woman working outdoors in garden
(Image credit: Carlina Teteris / Getty Images)

This week's guest blogger is Alex Calamia, who maintains a blog called "Tropical Gardening in New York City". Born and raised in New York City, Alex is a 4th year Meteorology Student at Rutgers University in New Jersey and he has a passion for weather and tropical gardening! During his spare time he is either keeping up with the latest weather, documenting weather data from his backyard, or caring for his tropical and subtropical garden at home.

If you love the tropics and are ready to make your yard your daily tropical getaway, here are some tips!

Tip 1: Look for "hardy" palms

These plants opened the world of tropical gardening in a temperate climate for me. They are legitimate palm trees just like those you see in the tropics and just as beautiful in my -very biased!- opinion. I've been growing these in my yard since 2009. Here are some pics of a few of my "hardy" palms.

I do give most of my palms in the ground protection during the winter because I want them to look good in the spring. My protection method is pretty easy and it works. I've been protecting these palms since I was a freshman in high school so if a 14 year old could do it, most people can! I use C7 or C9 christmas lights (those LED lights do not produce enough heat), a frost cloth, and a garbage bin. Since we rarely hit extreme cold until January, I usually buy the lights after New Years when they are incredibly cheap.

These palms often go most of the winter unprotected, but those few cold nights a year are life or death for some species. I protect some palms more than others based on hardiness. Just about everything gets protected if temperatures are in the teens at night although some are cold tolerant down to the single digits. In my climate (USDA Zone 7) Sabal minors and Needle palms are the only palms that will reliably survive our winters without protection, but survive doesn't mean thrive. A cold winter can kill an unestablished plant and damage established ones.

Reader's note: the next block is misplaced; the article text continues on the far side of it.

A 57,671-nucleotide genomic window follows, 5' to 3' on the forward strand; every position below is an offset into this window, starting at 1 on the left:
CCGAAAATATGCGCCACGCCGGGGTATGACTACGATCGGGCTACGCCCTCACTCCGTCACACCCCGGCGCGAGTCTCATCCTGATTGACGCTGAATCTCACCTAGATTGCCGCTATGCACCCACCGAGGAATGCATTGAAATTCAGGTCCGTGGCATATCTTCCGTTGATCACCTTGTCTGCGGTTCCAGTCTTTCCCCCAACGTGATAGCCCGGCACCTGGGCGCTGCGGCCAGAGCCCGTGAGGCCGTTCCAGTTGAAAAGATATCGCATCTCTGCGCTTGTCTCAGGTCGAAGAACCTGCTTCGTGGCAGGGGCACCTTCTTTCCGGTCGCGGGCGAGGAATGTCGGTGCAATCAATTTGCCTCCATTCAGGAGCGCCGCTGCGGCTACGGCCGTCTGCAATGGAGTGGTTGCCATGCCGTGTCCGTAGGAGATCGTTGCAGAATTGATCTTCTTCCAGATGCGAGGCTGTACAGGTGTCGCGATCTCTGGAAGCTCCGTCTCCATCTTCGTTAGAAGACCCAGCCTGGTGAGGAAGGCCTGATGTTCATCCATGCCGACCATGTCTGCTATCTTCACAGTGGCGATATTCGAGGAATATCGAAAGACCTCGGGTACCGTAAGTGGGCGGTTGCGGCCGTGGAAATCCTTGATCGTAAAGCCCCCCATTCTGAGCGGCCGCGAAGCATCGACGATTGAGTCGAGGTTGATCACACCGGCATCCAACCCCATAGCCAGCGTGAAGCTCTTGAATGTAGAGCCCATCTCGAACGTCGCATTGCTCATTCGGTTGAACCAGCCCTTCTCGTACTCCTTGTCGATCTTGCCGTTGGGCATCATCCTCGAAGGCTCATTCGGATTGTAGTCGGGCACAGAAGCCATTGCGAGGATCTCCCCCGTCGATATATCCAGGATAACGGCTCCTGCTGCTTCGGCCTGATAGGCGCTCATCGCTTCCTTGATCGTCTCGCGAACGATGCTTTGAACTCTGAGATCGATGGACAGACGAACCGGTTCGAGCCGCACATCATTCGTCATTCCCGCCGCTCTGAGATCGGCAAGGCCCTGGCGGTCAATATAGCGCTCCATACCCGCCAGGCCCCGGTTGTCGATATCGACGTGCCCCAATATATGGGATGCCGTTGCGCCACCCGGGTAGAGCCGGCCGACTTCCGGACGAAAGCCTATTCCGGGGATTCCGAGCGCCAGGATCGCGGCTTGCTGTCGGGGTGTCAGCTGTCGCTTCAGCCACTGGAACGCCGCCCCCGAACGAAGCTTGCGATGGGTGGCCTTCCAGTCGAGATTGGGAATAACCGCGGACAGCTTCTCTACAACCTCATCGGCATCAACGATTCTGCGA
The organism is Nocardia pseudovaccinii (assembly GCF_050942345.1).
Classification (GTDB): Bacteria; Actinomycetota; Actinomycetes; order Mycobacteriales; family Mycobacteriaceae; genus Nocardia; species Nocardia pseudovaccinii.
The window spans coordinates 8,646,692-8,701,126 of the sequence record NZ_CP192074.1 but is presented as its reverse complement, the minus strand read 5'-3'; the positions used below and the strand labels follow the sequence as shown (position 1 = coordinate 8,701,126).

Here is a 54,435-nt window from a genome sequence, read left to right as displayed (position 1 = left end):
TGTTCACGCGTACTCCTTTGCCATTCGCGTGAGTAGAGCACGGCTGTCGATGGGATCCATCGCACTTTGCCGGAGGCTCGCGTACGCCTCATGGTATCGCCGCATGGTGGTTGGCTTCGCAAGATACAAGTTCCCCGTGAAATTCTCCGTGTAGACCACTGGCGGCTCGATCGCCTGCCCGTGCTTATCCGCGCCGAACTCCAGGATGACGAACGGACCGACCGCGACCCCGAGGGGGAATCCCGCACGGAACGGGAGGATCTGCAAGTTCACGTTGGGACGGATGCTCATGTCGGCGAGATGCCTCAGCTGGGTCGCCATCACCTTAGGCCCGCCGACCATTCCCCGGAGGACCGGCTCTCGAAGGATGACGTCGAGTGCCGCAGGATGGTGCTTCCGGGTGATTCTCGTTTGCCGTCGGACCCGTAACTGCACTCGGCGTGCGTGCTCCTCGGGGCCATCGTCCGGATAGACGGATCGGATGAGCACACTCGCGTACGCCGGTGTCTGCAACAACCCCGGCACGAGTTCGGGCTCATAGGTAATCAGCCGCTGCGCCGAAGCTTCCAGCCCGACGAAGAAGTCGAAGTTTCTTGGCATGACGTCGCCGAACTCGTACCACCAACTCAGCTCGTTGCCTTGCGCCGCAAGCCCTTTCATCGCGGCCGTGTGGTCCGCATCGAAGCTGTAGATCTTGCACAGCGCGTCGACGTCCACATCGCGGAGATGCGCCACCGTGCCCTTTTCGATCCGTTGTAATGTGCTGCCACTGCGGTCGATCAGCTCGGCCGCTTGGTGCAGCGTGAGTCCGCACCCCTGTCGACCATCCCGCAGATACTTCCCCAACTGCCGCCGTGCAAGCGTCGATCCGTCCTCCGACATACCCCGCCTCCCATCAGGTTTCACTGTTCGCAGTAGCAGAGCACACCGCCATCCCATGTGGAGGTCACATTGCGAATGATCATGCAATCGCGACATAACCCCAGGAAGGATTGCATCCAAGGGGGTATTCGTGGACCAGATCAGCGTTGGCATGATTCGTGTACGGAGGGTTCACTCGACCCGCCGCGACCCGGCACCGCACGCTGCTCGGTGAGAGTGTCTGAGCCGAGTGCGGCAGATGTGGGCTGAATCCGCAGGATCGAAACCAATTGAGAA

Trachycarpus are also pretty cold hardy and I have seen them survive mild winters without protection but if you want them to look nice, protecting it a few nights a year will make a huge difference!

My climate has not limited me from growing many different palms in the ground. Here is a list of palm trees I have gotten to survive a NYC winter outdoors. The oldest ones have been around for 6 NYC winters and counting! - Sabal minor (Dwarf Palmetto) - Sabal birmingham (Birmingham's Dwarf Palmetto) - Rhapidophyllum hystrix (Needle palm)  - Trachycarpus fortunei (Windmill palm) - Washingtonia roubusta (Mexican Fan palm) - Chamaerops humilis (Mediterranean Fan Palm) - Chamaerops humilis 'Cerifera' (Blue Mediterranean Fan Palm) - Livistonia chinensis (Chinese fan palm) - Serenoa repens (Saw Palmetto) - Butia capitata (Pindo Palm)